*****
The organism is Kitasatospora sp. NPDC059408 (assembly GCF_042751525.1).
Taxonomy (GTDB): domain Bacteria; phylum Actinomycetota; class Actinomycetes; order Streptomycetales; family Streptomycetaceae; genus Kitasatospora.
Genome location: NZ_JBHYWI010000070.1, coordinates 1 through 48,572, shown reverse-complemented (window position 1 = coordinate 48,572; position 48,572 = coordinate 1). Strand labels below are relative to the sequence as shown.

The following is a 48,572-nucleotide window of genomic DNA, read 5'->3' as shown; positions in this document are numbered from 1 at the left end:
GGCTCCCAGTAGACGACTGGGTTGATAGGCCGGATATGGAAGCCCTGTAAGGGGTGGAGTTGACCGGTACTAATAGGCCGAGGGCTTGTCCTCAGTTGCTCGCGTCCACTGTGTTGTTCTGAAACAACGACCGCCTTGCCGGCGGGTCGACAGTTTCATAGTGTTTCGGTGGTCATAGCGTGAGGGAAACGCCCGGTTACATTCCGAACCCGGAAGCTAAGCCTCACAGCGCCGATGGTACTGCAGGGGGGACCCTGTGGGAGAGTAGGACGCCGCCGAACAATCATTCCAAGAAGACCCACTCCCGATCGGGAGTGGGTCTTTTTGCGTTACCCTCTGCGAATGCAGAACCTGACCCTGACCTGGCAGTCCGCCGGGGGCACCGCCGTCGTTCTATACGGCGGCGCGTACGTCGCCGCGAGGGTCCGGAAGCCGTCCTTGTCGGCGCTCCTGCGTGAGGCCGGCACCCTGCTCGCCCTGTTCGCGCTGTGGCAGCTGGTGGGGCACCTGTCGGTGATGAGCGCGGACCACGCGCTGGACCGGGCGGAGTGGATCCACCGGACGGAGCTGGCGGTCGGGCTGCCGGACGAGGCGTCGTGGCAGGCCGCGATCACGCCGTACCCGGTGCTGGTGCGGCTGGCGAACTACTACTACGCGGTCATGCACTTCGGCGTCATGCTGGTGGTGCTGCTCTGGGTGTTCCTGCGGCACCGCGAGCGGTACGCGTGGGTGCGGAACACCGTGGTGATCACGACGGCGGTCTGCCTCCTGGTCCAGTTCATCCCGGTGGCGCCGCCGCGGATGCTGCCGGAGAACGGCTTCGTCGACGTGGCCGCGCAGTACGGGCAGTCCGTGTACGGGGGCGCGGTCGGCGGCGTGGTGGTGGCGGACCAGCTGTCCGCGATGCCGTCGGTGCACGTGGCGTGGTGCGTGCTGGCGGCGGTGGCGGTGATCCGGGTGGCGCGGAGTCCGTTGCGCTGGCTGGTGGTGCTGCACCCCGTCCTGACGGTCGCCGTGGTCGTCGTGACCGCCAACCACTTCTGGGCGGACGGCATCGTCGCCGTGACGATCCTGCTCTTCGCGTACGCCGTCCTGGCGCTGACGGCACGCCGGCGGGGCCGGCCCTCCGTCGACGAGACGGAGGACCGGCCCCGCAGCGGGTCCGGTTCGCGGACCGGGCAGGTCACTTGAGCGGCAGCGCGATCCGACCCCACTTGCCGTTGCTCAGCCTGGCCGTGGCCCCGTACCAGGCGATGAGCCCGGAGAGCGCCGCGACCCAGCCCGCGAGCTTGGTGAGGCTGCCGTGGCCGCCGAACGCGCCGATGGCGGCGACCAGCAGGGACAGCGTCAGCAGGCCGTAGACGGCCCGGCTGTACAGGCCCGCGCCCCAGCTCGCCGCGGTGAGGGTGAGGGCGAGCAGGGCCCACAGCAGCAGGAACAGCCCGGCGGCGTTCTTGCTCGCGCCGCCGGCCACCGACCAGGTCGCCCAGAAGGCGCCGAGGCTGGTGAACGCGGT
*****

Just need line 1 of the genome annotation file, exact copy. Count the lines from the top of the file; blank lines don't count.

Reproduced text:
The organism is Kitasatospora sp. NPDC059408 (assembly GCF_042751525.1).